Wednesday, June 24, 2009
It takes guts to take a one-note joke and stretch it out over a long couple of hours. Occasionally, the sketch-to-film adapters will get lucky and create a viable, self-standing feature film. More often, however, it plays like a 4-minute sketch on an enduring, unending loop.
Saturday Night Live in the 90s (or at least the early 90s) certainly had its high points. Boasting classic cast members such as Phil Hartman, Mike Meyers, and Adam Sandler, SNL provided 90s audience with consistently funny sketch material. Sure, there were a few duds in there, but it was a far cry from some of the inane sketches of today.
Banking on their peaking popularity, producers saw fit to morph several sketches into full-scale movie projects. Their aspirations were admirable, if sometimes a smidgen misguided. At times, they misjudged the public's intelligence; that is to say, that the movie-going public realized that something that is funny for five minutes is not necessarily funny for 120 minutes.
Let's just be thankful that the SNL movie-makers were discriminating enough to spare us some of the more irritating recurring sketches. I don't know about you, but my tolerance for watching Rob Schneider describe himself "maaaaking copiiiies!" tends to wear a bit thin. On the other hand, I would like to have gotten a glance into Matt Foley's life in a van down by the river, but we can't have it all.
I present to you, the extensive string of 1990s Saturday night live feature films:
Fear not, loyal readers. Inclusion on this list is not grounds for exclusion for full-length posting. It is certainly possible I have 1000 more words to say on Wayne's World.
Wayne's World (1992)
The most financially successful Saturday Night Live movie to date, Wayne's World translated well to a full-length feature and even warranted a movie sequel. Its iconic stars Wayne and Garth (played by Mike Myers and Dana Carvey) were emblematic of 90s goofballs everywhere. On SNL, Wayne's World was a humble public access show broadcast in Aurora, Illinois. In the film, the duo sells out to a scuzzy network executive.
Wayne's World is certainly deserving of its cult hit status. Without it, our glossary of humorous-but-eventually-irritating phrases would be infinitely shorter. The sketch and movie spurned such ubiquitous 90s expressions as "Schwing!" "Schyea!" and "Party On!" Most notably, however, they coined the phrase (now in comeback mode due to its use on The Office) "That's What She Said". Yep, you can thank Wayne and Garth for that one the next three hundred times you hear someone follow up an unintentionally sexual statement with it.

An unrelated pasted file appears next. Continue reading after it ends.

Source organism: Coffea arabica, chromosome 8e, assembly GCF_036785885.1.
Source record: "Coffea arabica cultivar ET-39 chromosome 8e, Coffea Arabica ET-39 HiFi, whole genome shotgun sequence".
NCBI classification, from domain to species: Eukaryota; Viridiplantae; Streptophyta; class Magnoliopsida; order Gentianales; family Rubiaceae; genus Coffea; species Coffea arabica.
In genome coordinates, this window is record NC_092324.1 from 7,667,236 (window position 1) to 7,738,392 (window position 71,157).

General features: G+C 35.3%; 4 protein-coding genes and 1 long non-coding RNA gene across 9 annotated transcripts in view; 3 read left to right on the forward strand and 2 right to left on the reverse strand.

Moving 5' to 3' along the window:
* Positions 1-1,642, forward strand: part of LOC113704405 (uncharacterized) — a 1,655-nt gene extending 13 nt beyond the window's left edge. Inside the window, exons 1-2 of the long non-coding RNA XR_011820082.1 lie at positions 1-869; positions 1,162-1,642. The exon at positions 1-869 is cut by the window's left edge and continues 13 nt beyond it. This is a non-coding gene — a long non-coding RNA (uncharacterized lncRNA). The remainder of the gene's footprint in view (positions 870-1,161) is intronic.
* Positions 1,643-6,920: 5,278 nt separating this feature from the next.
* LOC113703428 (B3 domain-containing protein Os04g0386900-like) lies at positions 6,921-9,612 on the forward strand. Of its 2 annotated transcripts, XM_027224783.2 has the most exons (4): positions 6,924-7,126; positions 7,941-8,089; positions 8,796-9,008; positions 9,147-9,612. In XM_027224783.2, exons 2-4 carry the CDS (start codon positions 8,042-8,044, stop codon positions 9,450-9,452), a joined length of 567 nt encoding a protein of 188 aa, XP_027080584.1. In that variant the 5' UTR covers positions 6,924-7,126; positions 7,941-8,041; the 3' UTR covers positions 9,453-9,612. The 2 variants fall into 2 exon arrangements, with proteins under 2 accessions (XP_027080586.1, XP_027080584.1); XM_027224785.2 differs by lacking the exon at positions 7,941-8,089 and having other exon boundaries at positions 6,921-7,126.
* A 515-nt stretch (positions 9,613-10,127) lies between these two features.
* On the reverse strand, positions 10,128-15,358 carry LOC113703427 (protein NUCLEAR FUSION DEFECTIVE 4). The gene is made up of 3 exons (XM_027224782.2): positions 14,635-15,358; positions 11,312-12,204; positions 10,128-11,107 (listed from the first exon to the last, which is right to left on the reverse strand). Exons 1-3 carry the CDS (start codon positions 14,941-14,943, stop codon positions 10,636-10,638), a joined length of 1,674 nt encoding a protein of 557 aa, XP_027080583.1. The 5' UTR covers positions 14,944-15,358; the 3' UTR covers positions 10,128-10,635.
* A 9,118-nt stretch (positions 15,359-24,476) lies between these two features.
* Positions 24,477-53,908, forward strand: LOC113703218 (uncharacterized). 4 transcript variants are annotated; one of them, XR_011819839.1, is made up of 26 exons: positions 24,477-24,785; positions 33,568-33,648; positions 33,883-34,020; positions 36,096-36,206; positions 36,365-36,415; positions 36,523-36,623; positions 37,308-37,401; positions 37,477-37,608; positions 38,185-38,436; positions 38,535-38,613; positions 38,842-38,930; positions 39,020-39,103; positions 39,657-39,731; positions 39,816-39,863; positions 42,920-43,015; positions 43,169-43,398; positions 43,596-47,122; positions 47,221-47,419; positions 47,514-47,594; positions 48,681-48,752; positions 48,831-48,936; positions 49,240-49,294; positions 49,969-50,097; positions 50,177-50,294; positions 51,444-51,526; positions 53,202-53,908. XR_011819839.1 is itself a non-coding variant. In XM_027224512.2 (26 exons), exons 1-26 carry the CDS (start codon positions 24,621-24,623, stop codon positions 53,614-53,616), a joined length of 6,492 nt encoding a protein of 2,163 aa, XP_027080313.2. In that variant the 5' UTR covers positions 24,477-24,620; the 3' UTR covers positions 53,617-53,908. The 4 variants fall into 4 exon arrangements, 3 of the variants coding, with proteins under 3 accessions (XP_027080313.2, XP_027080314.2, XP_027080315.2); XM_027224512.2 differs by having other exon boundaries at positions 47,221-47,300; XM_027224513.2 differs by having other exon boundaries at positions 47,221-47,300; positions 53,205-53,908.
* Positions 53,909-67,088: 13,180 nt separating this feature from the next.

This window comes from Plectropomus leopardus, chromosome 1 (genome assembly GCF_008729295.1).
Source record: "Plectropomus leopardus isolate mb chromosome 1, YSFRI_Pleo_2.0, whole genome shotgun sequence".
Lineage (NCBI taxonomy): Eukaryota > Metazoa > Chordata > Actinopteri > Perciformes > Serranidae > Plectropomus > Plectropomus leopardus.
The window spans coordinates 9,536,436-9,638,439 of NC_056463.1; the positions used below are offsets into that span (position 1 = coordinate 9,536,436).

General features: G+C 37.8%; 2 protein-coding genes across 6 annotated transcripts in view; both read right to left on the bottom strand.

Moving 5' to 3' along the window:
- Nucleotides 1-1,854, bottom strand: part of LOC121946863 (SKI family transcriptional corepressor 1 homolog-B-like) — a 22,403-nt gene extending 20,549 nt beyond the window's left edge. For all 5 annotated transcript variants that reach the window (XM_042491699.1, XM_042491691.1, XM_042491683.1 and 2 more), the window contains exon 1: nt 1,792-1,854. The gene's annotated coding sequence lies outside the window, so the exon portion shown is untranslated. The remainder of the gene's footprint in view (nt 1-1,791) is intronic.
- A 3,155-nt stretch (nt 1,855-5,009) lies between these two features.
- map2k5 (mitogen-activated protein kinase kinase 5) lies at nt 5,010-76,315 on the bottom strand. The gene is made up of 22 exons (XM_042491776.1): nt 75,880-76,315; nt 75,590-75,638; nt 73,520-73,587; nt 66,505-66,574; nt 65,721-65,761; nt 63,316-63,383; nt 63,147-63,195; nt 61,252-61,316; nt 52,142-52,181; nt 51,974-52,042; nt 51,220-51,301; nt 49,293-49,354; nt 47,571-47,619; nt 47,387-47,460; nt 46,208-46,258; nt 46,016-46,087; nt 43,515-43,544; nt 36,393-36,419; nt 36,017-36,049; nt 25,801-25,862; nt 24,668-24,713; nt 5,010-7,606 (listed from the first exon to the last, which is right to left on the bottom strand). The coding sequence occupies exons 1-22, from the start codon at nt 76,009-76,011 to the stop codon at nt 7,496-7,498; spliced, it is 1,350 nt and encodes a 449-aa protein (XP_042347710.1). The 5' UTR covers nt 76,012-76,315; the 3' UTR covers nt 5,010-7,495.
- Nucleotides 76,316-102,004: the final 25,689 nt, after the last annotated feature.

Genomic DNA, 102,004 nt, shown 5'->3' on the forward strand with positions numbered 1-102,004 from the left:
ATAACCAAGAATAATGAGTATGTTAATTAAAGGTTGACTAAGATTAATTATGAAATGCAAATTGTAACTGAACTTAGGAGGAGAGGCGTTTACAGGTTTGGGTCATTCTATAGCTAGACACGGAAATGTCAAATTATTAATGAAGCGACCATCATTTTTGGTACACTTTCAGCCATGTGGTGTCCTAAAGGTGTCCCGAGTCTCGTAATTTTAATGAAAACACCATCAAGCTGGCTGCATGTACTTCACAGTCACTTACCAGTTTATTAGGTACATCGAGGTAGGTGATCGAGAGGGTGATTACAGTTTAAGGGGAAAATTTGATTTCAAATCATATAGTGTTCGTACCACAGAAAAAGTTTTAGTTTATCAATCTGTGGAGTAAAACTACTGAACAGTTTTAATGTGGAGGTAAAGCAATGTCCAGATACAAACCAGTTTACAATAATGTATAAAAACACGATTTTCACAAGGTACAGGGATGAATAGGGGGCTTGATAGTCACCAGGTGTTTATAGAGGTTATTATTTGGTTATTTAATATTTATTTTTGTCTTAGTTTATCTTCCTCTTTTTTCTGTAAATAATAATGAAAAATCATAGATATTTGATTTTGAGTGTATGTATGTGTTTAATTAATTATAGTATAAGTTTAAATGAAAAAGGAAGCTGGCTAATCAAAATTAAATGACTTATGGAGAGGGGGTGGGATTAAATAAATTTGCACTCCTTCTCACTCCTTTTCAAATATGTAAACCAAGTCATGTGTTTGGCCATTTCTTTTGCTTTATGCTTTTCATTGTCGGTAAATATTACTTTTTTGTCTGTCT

One of the most memorable scenes of the movie features Wayne and Garth riding in the car, singing along to Queen's "Bohemian Rhapsody". Just imagine how excited I was when my 7th grade chorus director let us sing this for our spring concert. Unfortunately for me, there was no headbanging allowed.
Sometimes, not even a million drop-in cameos by 90s celebrities can save a sinking ship (Then again, unless these celebrities were equipped with some sort of ship-hole patching equipment, I'm not sure why I would expect them to be capable of such a feat. Please excuse my tiringly literal interpretations of phrases.) Coneheads as a sketch was occasionally chuckle-worthy, but it was certainly a one-note joke. The Coneheads, a family of aliens from the planet Remulak, attempt to fit in with their human neighbors while stranded on Earth. Oh, and their heads are shaped like cones.
We get it. They don't understand the way humans do things. They speak in overly complex, highly literal phrasings. It's not that complicated or original a premise, and its probably not worthy of a film (even if it is a scant 88 minutes). There's only so far you can take a simple joke, especially one as hackneyed as this one. Sure, the movie had its moments, but in general the Conehead's evasion of the INS was (to quote Wayne's World) not worthy of our time and ticket money.
It's Pat (1994)
By far the worst-performing film in the SNL movie lineup, It's Pat took in an abysmal profit of just under $70,000. Julia Sweeney plays the intentionally gender neutrally-monikered Pat Riley, a misfit of unknown biological sex assignment. The real underlying issue with this movie was that the sketch itself was not all that funny, so it certainly didn't translate well to the big screen. Pat form a relationship with the equally andogynous Chris, and together the two dodge zany attempts to uncover their true gender identities. Heh.